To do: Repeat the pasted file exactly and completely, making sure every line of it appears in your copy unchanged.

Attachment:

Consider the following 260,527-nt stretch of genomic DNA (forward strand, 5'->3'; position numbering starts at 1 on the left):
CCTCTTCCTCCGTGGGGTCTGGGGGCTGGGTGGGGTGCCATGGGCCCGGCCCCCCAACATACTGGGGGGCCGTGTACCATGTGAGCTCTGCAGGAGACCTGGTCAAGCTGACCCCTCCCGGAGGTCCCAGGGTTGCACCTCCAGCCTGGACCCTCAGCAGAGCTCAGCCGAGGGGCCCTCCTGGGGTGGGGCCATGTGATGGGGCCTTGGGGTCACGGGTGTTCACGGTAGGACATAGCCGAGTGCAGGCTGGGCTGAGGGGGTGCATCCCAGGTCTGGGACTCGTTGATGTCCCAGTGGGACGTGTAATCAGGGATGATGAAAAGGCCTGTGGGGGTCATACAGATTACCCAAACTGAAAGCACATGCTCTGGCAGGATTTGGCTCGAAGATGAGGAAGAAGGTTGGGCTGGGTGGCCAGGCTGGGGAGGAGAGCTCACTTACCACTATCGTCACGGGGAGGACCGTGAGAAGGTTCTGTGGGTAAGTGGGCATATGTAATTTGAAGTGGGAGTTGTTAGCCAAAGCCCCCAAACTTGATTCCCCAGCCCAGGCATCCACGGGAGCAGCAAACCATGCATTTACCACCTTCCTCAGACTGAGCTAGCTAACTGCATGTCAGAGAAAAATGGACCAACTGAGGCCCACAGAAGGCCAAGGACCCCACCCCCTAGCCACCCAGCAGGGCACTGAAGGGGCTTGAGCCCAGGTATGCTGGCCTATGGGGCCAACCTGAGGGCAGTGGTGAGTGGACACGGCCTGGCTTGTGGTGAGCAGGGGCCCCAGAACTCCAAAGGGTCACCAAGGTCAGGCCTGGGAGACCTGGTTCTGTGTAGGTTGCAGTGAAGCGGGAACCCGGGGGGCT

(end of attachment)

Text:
Consider the following 260,527-nt stretch of genomic DNA (forward strand, 5'->3'; position numbering starts at 1 on the left):
CCTCTTCCTCCGTGGGGTCTGGGGGCTGGGTGGGGTGCCATGGGCCCGGCCCCCCAACATACTGGGGGGCCGTGTACCATGTGAGCTCTGCAGGAGACCTGGTCAAGCTGACCCCTCCCGGAGGTCCCAGGGTTGCACCTCCAGCCTGGACCCTCAGCAGAGCTCAGCCGAGGGGCCCTCCTGGGGTGGGGCCATGTGATGGGGCCTTGGGGTCACGGGTGTTCACGGTAGGACATAGCCGAGTGCAGGCTGGGCTGAGGGGGTGCATCCCAGGTCTGGGACTCGTTGATGTCCCAGTGGGACGTGTAATCAGGGATGATGAAAAGGCCTGTGGGGGTCATACAGATTACCCAAACTGAAAGCACATGCTCTGGCAGGATTTGGCTCGAAGATGAGGAAGAAGGTTGGGCTGGGTGGCCAGGCTGGGGAGGAGAGCTCACTTACCACTATCGTCACGGGGAGGACCGTGAGAAGGTTCTGTGGGTAAGTGGGCATATGTAATTTGAAGTGGGAGTTGTTAGCCAAAGCCCCCAAACTTGATTCCCCAGCCCAGGCATCCACGGGAGCAGCAAACCATGCATTTACCACCTTCCTCAGACTGAGCTAGCTAACTGCATGTCAGAGAAAAATGGACCAACTGAGGCCCACAGAAGGCCAAGGACCCCACCCCCTAGCCACCCAGCAGGGCACTGAAGGGGCTTGAGCCCAGGTATGCTGGCCTATGGGGCCAACCTGAGGGCAGTGGTGAGTGGACACGGCCTGGCTTGTGGTGAGCAGGGGCCCCAGAACTCCAAAGGGTCACCAAGGTCAGGCCTGGGAGACCTGGTTCTGTGTAGGTTGCAGTGAAGCGGGAACCCGGGGGGCT